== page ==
How can we possibly not see current problems like police shootings of black Americans, DACA threats, and anti-Muslim agitation as early 21st manifestations of a more than three hundred year history that includes slavery, Jim Crow laws, and xenophobic attitudes and violence (with the KKK and earlier rounds of immigration restrictions as just two examples)? Why would we not place sexual harassment accusations against the current president and ongoing threats to abortion rights within the context of a national narrative that denied women legal and economic rights until the 20th century (with the right to vote withheld until 1920 and no woman appointed to the Cabinet until the 1930s, for instance)? And of course the grotesque imbalance in the new tax bill’s distribution of benefits is rooted in an economic system that has always been characterized by severe inequities: at the turn of the 20th century, after decades of fantastic economic growth, 1 percent of the population owned 55 percent of aggregate wealth while 50 percent had no wealth whatsoever; today, that 1 percent has greater wealth than 90 percent of their fellow citizens.

I’ll admit that I find myself wondering whether Stage 3 or Stage 4 is the appropriate marker for this moment. Have we actually reached the point that led Machiavelli to speculate about disease or evil descending to the point where “there is no longer any remedy.” Maybe not Stage 4, but Stage 3 instead – given the reforms and advances that have unfolded over centuries of US history? The end of slavery, the civil rights movement and its impact on multiple minority groups. Succeeding waves of feminism, increasing numbers of women holding political office (and Hillary Clinton winning the popular vote), the powerful current resonance of #MeToo. The remarkable growth of the middle class in the 20th century and the provision of social welfare entitlements to large segments of the population (including Social Security, Medicare, and government-supported higher education).  These have been profound, hard-won achievements in battles against inequities and repugnant behaviors; they warrant appreciation as we contemplate where we are – even in the Age of Trump.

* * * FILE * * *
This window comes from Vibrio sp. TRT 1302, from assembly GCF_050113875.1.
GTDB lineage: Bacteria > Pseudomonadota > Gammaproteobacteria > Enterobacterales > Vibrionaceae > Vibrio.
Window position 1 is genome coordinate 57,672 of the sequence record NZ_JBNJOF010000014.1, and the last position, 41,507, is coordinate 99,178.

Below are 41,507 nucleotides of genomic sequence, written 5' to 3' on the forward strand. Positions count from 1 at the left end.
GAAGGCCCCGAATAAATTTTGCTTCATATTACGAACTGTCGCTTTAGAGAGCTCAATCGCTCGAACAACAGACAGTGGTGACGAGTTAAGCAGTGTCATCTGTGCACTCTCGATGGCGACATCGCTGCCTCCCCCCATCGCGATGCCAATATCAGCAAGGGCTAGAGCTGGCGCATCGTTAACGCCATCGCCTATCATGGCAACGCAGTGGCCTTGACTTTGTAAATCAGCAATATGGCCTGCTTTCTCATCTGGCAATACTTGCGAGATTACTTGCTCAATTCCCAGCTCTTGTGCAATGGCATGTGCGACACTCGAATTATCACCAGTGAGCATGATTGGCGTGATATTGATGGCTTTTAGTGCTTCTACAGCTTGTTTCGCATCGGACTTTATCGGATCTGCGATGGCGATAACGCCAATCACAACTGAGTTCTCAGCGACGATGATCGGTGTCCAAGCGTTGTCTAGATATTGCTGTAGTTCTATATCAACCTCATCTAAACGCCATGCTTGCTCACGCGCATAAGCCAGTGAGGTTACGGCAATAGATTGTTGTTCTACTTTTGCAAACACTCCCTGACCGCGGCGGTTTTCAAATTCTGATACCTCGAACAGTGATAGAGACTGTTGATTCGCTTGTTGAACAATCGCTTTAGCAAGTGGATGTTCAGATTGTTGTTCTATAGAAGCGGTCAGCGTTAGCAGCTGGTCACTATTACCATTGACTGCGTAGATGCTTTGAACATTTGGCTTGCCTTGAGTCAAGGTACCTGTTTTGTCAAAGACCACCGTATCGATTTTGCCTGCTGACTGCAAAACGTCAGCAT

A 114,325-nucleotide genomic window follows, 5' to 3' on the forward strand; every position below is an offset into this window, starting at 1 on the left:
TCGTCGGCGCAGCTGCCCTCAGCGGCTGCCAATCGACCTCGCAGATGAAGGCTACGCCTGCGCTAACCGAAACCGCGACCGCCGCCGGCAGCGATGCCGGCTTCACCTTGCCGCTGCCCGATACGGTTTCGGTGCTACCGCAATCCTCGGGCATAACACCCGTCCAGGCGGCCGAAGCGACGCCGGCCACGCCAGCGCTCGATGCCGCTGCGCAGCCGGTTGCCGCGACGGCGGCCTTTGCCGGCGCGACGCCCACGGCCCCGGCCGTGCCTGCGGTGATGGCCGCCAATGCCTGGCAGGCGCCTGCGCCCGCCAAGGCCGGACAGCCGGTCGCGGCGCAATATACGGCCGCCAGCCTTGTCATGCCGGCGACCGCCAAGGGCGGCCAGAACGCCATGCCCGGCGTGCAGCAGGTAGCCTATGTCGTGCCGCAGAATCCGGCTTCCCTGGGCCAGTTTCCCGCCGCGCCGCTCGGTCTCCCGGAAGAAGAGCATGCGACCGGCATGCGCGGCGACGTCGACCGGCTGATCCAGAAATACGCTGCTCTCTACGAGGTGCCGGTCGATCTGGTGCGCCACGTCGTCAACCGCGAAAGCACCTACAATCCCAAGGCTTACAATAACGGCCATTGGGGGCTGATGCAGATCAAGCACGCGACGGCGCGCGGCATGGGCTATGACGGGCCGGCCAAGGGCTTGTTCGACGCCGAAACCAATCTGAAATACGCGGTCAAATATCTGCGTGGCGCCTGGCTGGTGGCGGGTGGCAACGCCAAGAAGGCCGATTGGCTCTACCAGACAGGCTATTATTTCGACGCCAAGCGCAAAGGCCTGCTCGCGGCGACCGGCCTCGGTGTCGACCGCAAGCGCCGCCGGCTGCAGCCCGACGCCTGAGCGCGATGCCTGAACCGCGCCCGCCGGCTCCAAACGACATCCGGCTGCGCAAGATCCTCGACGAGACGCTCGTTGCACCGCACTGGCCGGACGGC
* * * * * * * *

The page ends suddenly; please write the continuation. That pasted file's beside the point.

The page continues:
Still: Stage 3 is terrible and fearsome enough. As Trump’s and Congress’s actions and plans show, historical achievements are vulnerable. The tolerance of Trump by one-third of the electorate more than a year into this presidency is both remarkable and frightening – which means it is hardly unreasonable to try to delineate an urgent health care strategy for staving off Stage 4. To focus primarily on dealing with the grotesque current champion of racism, sexism, and greed would be unwise, however. There are deeper wellsprings that require yet another round of attention and treatment.

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Note:  This article gives the views of the author, and not the position of USAPP – American Politics and Policy, nor of the London School of Economics. 

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About the author

Ron Pruessen – University of Toronto
Ronald W. Pruessen has served as the Munk School of Global Affairs’ Director for International Partnerships & Research and is former Chair of the Department of History, University of Toronto. His primary research and teaching interests are in 20th century US foreign policy and international relations. Early work focused on the Cold War (e.g., John Foster Dulles: To the Threshold, 1888-1952) and he recently co-edited (with Soraya Castro) Fifty Years of Revolution: Perspectives on Cuba, the United States, and the World.  He is currently writing a study of the way Barack Obama’s foreign policies relate to deeply rooted American views and behavior.